Having made, aged, and bottled a decade’s worth of wine, Stratus thought it would be an ideal time to reflect, revisit and compare some of its older wines and to its newest ones. So the winery brought Groux to Toronto and invited a group of wine writers to join him in tasting a vertical of its flagship Stratus Red and White from 2005 through to the soon-to-be-released 2010 vintage.
The concept behind Stratus Red and White is to produce the estate’s best wine possible each year. Since vintages in Ontario are almost always different, the wines are never the same. But Stratus promises those wines will always be high-quality and represent the best of the vineyard that vintage with an intense nose, complexity, a round mouthfeel, good acidity, a long finish and the ability to age. “The grape variety on the bottle isn’t as important as the terroir of the vineyard or maybe the name of the person behind it”, says Groux. He points to grape genetic research, which is showing that grape varieties that we believed were very different, are much more similar than we thought. For him that means the trend should move towards combining them through assemblage in the coming years.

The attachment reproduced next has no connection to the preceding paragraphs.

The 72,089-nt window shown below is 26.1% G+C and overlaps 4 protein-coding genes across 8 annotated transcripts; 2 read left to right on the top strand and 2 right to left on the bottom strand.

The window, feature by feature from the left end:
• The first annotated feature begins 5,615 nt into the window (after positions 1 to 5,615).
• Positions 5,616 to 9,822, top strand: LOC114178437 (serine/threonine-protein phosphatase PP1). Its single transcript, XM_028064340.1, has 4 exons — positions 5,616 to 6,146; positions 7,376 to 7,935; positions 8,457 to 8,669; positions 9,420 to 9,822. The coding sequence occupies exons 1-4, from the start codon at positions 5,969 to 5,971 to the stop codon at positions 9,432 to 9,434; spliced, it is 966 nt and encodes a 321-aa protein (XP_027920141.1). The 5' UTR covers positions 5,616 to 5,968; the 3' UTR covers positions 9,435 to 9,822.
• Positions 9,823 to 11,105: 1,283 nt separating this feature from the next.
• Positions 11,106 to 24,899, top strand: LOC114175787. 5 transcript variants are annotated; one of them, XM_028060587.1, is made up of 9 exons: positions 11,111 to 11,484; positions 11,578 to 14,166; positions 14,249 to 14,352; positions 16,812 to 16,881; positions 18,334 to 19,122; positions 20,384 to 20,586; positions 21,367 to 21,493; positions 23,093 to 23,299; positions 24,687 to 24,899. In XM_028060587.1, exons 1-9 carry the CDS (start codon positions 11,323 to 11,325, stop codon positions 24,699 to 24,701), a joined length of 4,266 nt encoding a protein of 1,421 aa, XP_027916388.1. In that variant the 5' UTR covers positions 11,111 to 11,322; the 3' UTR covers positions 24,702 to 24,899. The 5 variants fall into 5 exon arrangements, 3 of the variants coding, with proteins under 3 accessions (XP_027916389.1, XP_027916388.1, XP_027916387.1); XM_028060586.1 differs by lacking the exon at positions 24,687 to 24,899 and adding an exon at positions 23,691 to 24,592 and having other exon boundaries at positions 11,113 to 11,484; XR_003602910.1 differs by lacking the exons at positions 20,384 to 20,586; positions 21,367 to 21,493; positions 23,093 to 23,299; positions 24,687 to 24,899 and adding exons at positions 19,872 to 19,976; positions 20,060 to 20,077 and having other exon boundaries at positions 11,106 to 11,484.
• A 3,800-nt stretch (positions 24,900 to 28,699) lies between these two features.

Assemblage, which is like a symphony or an impressionist painting, is all about crafting a final work greater than the sum of its parts. It’s a philosophy Groux first used as a young winemaker in Bordeaux before coming to Ontario. But it’s in Niagara where he honed and mastered this skill crafting the first Trius at Hillebrand (using the red trio of Cabernet Sauvignon, Cabernet Franc and Merlot) in 1989 and creating many more vintages of that legendary Niagara blend before joining Stratus.
His initial approach has always been the same, treat each grape separately and make the best wine you can from it. Then, through blind tastings, select the best barrels and craft the finest wine you can by blending the components until the wine tastes complete and balanced. But the one thing that has changed for Groux at Stratus is having access to an estate vineyard with seven white and 11 red vinifera varieties (the most in Niagara). At first glance it seems like that many options might hinder the creative process, but tasting through a five year vertical you begin to appreciate how having accesses to a rainbow palette allows an artist to create different, but consistently beautiful pictures.